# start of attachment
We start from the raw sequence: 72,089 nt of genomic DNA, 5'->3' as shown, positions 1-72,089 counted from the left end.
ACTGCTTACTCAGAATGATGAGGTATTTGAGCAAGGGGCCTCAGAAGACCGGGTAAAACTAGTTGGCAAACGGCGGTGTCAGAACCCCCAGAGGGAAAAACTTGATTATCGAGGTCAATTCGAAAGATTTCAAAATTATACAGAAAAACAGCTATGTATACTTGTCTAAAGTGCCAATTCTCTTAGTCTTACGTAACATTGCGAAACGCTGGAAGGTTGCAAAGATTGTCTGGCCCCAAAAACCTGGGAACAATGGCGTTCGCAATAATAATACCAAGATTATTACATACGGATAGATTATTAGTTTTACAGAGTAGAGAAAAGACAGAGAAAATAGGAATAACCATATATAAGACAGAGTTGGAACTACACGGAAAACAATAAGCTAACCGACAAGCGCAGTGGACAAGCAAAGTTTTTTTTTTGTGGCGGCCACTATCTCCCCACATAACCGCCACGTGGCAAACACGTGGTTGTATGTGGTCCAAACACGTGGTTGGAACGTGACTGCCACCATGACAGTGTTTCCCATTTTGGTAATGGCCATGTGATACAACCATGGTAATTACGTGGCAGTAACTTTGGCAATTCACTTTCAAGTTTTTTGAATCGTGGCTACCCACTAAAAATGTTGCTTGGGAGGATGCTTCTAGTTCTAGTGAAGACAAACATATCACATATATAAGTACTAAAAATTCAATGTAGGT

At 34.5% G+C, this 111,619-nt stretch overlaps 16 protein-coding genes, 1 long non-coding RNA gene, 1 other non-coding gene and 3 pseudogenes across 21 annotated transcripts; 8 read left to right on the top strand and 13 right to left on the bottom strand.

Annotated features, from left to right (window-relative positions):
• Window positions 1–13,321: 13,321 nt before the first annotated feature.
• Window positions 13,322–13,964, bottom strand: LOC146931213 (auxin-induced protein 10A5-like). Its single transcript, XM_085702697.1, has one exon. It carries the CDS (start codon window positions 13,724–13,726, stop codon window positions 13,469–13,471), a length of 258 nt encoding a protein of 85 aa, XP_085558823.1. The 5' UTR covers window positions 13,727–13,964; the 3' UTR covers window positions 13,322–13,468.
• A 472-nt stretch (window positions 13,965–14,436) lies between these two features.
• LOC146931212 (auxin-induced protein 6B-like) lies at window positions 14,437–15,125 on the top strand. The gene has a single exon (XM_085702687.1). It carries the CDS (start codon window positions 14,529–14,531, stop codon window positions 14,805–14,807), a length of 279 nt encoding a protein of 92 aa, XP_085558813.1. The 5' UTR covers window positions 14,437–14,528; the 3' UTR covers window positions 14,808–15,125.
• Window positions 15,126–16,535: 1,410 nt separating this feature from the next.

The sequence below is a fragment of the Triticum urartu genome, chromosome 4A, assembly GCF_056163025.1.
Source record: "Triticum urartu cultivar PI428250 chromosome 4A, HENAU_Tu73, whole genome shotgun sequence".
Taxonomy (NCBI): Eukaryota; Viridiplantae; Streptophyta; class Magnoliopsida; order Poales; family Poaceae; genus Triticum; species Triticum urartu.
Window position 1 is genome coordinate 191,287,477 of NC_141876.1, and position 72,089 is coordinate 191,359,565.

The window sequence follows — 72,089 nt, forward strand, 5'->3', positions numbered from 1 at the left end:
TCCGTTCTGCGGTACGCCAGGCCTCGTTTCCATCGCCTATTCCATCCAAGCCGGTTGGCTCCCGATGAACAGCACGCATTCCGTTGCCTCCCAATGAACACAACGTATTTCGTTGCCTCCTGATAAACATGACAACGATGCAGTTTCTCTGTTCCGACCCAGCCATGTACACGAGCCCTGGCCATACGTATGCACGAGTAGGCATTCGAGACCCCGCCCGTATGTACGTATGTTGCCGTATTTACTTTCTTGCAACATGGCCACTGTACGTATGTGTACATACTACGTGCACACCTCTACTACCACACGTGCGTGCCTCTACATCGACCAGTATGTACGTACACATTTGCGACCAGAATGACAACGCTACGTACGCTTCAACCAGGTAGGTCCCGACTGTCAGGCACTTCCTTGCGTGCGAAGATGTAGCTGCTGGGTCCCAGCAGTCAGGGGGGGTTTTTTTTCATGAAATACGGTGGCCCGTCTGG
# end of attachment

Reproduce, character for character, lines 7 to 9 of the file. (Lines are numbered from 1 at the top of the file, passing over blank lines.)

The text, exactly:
• A 472-nt stretch (window positions 13,965–14,436) lies between these two features.
• LOC146931212 (auxin-induced protein 6B-like) lies at window positions 14,437–15,125 on the top strand. The gene has a single exon (XM_085702687.1). It carries the CDS (start codon window positions 14,529–14,531, stop codon window positions 14,805–14,807), a length of 279 nt encoding a protein of 92 aa, XP_085558813.1. The 5' UTR covers window positions 14,437–14,528; the 3' UTR covers window positions 14,808–15,125.
• Window positions 15,126–16,535: 1,410 nt separating this feature from the next.